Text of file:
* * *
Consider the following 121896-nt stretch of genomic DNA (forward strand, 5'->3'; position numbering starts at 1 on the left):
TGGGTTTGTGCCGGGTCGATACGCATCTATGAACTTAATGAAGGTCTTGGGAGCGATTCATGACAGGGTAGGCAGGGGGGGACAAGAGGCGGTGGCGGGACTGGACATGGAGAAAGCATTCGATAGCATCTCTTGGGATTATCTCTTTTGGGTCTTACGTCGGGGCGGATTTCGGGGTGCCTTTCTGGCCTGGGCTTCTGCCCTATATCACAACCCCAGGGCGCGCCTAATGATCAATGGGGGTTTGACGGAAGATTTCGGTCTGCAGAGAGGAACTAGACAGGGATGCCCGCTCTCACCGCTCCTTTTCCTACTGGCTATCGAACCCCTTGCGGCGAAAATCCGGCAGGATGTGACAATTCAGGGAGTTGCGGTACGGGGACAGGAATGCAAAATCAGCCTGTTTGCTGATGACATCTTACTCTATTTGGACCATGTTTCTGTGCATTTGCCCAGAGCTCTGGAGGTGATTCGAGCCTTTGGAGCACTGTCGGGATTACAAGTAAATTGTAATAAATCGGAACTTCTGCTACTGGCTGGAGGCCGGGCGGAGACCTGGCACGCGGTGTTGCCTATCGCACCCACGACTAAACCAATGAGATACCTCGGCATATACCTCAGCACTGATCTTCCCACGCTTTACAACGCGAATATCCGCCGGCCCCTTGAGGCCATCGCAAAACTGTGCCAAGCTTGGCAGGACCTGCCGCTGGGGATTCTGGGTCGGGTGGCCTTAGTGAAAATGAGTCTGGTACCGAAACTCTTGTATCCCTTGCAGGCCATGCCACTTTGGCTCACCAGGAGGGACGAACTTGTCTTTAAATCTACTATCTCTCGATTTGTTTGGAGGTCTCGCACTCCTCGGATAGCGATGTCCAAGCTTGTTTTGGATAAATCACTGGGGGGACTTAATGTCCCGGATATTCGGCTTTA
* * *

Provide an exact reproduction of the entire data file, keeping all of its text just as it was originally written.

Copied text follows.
Consider the following 121896-nt stretch of genomic DNA (forward strand, 5'->3'; position numbering starts at 1 on the left):
TGGGTTTGTGCCGGGTCGATACGCATCTATGAACTTAATGAAGGTCTTGGGAGCGATTCATGACAGGGTAGGCAGGGGGGGACAAGAGGCGGTGGCGGGACTGGACATGGAGAAAGCATTCGATAGCATCTCTTGGGATTATCTCTTTTGGGTCTTACGTCGGGGCGGATTTCGGGGTGCCTTTCTGGCCTGGGCTTCTGCCCTATATCACAACCCCAGGGCGCGCCTAATGATCAATGGGGGTTTGACGGAAGATTTCGGTCTGCAGAGAGGAACTAGACAGGGATGCCCGCTCTCACCGCTCCTTTTCCTACTGGCTATCGAACCCCTTGCGGCGAAAATCCGGCAGGATGTGACAATTCAGGGAGTTGCGGTACGGGGACAGGAATGCAAAATCAGCCTGTTTGCTGATGACATCTTACTCTATTTGGACCATGTTTCTGTGCATTTGCCCAGAGCTCTGGAGGTGATTCGAGCCTTTGGAGCACTGTCGGGATTACAAGTAAATTGTAATAAATCGGAACTTCTGCTACTGGCTGGAGGCCGGGCGGAGACCTGGCACGCGGTGTTGCCTATCGCACCCACGACTAAACCAATGAGATACCTCGGCATATACCTCAGCACTGATCTTCCCACGCTTTACAACGCGAATATCCGCCGGCCCCTTGAGGCCATCGCAAAACTGTGCCAAGCTTGGCAGGACCTGCCGCTGGGGATTCTGGGTCGGGTGGCCTTAGTGAAAATGAGTCTGGTACCGAAACTCTTGTATCCCTTGCAGGCCATGCCACTTTGGCTCACCAGGAGGGACGAACTTGTCTTTAAATCTACTATCTCTCGATTTGTTTGGAGGTCTCGCACTCCTCGGATAGCGATGTCCAAGCTTGTTTTGGATAAATCACTGGGGGGACTTAATGTCCCGGATATTCGGCTTTA